Accidents and crashing is a hopefully infrequent occurrence in cycling, but when it does occur, care must be taken in the process of getting back out on the bike again. Beyond bike inspection along with caring for road rash and other obvious physical issues, the biggest issue is to make sure the head and brain are OK, and that means peering into the emerging science of concussions.
Concussions can occur in almost any sport. However, the risk and severity of concussion injury can be magnified by the high-speed nature of cycling. The mechanisms of brain injury associated with concussion injury are not completely understood. However, It is important to know that one can suffer a concussion without losing consciousness or having memory loss. Once someone has experienced one concussion, it is easier to suffer more in future and symptoms can become more severe and last longer each time a concussion is suffered.
The acute symptoms of a concussion can include:
- nausea and vomiting
- ringing in the ears
- slurred speech
- feeling 'in a fog'
- double or blurred vision
- sensitivity to light or sound
- difficulty with memory and concentration
- poor coordination and balance
Tools for Diagnosing Concussions
Similar to many sport events, the decision to return to cycling training and/or competition often has to be made quickly. Ideally, a cyclist's condition should be assessed in a quiet area away from teammates and other distractions. A rapid assessment of a concussed cyclist's orientation, memory, concentration and coordination can be done using the Sport Concussion Assessment Tool 2 (SCAT 2), which was developed by the Zurich Concussion Consensus. The SCAT2 can be completed using a paper copy, on a web-based progam, or as an iPad, iPhone, or iTouch application.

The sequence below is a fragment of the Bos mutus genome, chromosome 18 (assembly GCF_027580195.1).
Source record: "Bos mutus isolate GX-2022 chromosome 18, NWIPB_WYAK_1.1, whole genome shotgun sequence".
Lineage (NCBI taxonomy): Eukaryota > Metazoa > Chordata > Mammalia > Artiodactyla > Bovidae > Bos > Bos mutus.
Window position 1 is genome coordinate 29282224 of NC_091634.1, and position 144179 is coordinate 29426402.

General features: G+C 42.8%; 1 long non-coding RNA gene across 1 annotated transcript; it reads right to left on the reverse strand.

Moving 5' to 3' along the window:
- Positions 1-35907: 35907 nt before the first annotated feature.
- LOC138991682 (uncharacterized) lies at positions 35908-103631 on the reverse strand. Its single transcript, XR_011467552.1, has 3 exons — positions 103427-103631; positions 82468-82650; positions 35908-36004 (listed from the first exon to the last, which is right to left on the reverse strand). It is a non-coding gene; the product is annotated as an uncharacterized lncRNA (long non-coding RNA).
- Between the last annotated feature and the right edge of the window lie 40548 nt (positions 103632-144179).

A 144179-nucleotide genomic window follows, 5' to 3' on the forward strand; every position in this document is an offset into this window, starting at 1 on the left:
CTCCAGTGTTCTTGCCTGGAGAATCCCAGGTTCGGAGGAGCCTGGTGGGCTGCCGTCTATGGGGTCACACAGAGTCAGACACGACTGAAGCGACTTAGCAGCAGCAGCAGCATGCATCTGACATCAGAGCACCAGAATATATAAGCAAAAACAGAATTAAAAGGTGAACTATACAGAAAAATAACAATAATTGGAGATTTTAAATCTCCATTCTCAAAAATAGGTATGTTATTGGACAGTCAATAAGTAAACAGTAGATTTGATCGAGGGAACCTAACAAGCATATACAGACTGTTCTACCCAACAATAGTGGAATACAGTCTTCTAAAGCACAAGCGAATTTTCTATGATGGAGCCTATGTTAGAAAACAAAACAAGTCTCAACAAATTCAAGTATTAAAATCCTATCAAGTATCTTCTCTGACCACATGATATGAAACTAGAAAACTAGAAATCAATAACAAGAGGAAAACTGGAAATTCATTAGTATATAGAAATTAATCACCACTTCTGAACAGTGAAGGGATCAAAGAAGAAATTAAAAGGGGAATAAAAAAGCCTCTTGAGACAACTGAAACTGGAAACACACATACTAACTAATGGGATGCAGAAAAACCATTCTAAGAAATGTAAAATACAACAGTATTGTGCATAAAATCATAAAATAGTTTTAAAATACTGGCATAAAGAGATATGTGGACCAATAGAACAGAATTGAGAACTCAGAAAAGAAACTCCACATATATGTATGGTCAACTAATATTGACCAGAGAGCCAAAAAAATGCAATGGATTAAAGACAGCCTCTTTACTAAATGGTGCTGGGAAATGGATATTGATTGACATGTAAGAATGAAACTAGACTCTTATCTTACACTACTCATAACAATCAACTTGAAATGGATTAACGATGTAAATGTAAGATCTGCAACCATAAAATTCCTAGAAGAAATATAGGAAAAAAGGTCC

If an athlete reports any symptoms, regardless of severity, or if the SCAT2 assessment is abnormal in any way, the cyclist showed immediately be removed from training/competition. The athlete should not be left alone and must be watched for the development of new symptoms or change of consciousness. The cyclist should be evaluated by a physician. If there is any doubt, keep the cyclist out!
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What not to do immediately after suffering a concussion:
- Any physical activity
- Consume alcohol or take sleeping pills or anti-anxiety medications
- Taking acetominophen, ibuprofen (or other anti-inflammatory medication), narcotics or any other medications to treat headache pain. One should actually use headaches to monitor the possibility of a more serious head injury. If the severity of headache progressively increases or becomes unbearable, then one should immediately seek medical attention.
- Driving or operating machinery, including their bike